A lot of upstarts have been gunning for Palo Alto Networks (NASDAQ:PANW). It's not that Palo Alto is a bad business, but the fast rise of first cloud and now edge computing has opened the door to disruption as security needs evolve and change the narrative around what is considered safe. The largest pure play on cybersecurity services has thus been losing steam and been forced to play catch-up by way of acquisition.

The stock has been all over the place this year as a result, and that was on glorious display during the company's fiscal 2019 fourth quarter. Light guidance was initially met with displeasure, and shares tanked double digits after hours, only to reverse all of those losses and end the day in the black. With Palo Alto's transition to the cloud still unfolding, more turbulence is my only forecast.

An illustrated shield displayed over numbers, illustrating data cybersecurity.

Image source: Getty Images.

2019 wasn't so shabby

Palo Alto topped its own guidance for the fourth quarter (the three months ended July 31, 2019). Revenue increased 22% year over year -- management had provided an outlook for 20% to 21% -- to $806 million, and billings during the quarter topped $1 billion for the first time. Adjusted earnings were $1.47 per share, also topping guidance for $1.41. So we're off to a good start.

However, just one quarter doesn't tell a story. The 22% growth in revenue is great, especially for a company the size of Palo Alto Networks, but it's a steep slowdown from the recent past. In fact, the full-year top-line growth figure ended up at 28%, so the fourth quarter was a drag on overall results. Plus, in light of industry change -- as well as Palo Alto's own aggressive acquisition spree in the last year -- earnings guidance for the new 2020 fiscal year was soft. Adjusted earnings are expected to be $5.00 to $5.10, down from the full-year total just posted.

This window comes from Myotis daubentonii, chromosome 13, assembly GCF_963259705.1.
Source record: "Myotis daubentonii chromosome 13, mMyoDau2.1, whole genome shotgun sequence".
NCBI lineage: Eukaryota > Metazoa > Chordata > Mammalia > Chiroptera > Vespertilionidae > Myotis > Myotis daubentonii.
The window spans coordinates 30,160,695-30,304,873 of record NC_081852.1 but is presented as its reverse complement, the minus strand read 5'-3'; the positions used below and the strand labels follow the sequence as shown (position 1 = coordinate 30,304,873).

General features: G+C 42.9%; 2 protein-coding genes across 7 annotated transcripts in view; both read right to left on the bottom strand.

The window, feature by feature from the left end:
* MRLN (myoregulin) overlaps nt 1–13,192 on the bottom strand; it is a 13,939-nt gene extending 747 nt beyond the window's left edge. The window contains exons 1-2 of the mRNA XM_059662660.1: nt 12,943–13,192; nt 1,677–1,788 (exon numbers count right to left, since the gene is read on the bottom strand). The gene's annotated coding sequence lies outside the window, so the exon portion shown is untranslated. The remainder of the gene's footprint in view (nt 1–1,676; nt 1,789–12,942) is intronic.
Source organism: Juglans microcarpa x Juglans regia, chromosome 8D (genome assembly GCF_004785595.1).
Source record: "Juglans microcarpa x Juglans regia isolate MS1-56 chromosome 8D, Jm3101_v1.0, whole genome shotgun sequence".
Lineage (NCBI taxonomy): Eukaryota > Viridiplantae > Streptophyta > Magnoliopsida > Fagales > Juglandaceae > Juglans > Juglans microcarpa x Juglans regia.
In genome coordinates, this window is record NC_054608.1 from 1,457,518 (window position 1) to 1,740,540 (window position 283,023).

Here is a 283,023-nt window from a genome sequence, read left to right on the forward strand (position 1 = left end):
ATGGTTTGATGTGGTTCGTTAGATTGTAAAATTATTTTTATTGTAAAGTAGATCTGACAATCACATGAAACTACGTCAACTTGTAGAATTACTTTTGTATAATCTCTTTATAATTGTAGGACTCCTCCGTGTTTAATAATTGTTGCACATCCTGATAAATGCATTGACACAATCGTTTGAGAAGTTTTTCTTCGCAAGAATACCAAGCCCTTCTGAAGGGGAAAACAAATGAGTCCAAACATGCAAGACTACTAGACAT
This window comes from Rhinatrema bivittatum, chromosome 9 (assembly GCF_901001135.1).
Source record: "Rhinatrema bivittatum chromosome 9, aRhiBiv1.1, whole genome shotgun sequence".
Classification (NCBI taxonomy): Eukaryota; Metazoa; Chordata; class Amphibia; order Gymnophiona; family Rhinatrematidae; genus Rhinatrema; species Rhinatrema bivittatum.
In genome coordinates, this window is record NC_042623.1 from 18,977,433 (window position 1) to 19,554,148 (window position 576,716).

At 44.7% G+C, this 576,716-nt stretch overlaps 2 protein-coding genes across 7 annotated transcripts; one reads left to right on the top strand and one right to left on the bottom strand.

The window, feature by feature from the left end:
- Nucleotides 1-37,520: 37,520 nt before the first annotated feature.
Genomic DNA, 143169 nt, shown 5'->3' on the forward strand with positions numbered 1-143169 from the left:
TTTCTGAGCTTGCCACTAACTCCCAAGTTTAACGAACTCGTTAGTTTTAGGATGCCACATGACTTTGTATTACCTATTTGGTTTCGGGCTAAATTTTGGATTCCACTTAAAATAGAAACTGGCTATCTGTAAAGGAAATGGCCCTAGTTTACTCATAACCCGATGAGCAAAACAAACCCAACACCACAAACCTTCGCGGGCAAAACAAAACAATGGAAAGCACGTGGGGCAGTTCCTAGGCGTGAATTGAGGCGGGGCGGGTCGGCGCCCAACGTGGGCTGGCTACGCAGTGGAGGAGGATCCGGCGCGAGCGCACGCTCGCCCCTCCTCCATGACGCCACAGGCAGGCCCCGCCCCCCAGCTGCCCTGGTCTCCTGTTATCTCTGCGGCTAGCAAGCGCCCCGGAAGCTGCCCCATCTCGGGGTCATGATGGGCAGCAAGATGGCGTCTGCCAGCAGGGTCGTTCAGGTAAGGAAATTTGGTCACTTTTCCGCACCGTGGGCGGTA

12 Months Ended July 31, 2019

12 Months Ended July 31, 2018



$2.90 billion

$2.27 billion


Gross profit margin



0.5 pp

Operating expenses

$2.15 billion

$1.73 billion


Earnings (loss) per share




Adjusted earnings per share




Data source: Palo Alto Networks, pp = percentage point.

CEO Nikesh Arora did say he thinks billings can average at least 20% growth over the next three years and revenue at least 20% for the next two. However, for full fiscal year 2020, guidance for billings called for an increase of 17% to 19% and for revenue to be up 19% to 20%. Clearly, Palo Alto Networks' next-gen cloud offerings are going to take some time to bear fruit, and another cool-off is expected in the short term. The good news, though, was that free cash flow (revenue less cash operating and capital expenses) margin should be about 30% in the year ahead. That's a lot of new cash headed for the balance sheet.

Another quarter, another acquisition, another slowdown

That cash will be an important factor in keeping Palo Alto Networks' smaller rivals at bay. Acquisitions were key in helping the company build out its cloud security platforms Prisma and Cortex, and adding other "bolt-on" services via purchase will continue to be the strategy.

The cloud is a complex thing. There's the data center -- or, for many companies, many data centers handling various tasks -- that must be secured. Then, there are all of the devices out there using the cloud, from computers at the office to employee devices like laptops and smartphones to IoT devices sending and receiving automated information. And finally, there's the space in between, when data is in transit from source to endpoint and back again, that needs protection. Sound like a mess? It is, and Palo Alto Networks believes there isn't a single offering out there that can cover all the bases.

That's why it has been making acquisitions, an attempt to be a type of one-stop shop for enterprises. In its current form, the cybersecurity industry has hundreds of vendors out there, and many large organizations patch together many of them to get the protection they need. To that end, another purchase was announced: Zingbox, an IoT security outfit, for $75 million. These small takeovers have become a nearly quarterly event, and it's likely to continue for a while.

Thus the forecasted slump in adjusted earnings in 2020. It's a slugfest in the crowded cybersecurity industry right now, and Palo Alto celebrated recently displacing Zscaler and Fortinet for a major European healthcare provider contract. No doubt some reshuffling has gone against Palo Alto as well. However, the company has ample resources to fund its own transformation and growth. Though the bottom line will be taking a hit in the short term, there's no reason to believe the long-term growth story is over yet for this stock.

This article represents the opinion of the writer, who may disagree with the “official” recommendation position of a Motley Fool premium advisory service. We’re motley! Questioning an investing thesis -- even one of our own -- helps us all think critically about investing and make decisions that help us become smarter, happier, and richer.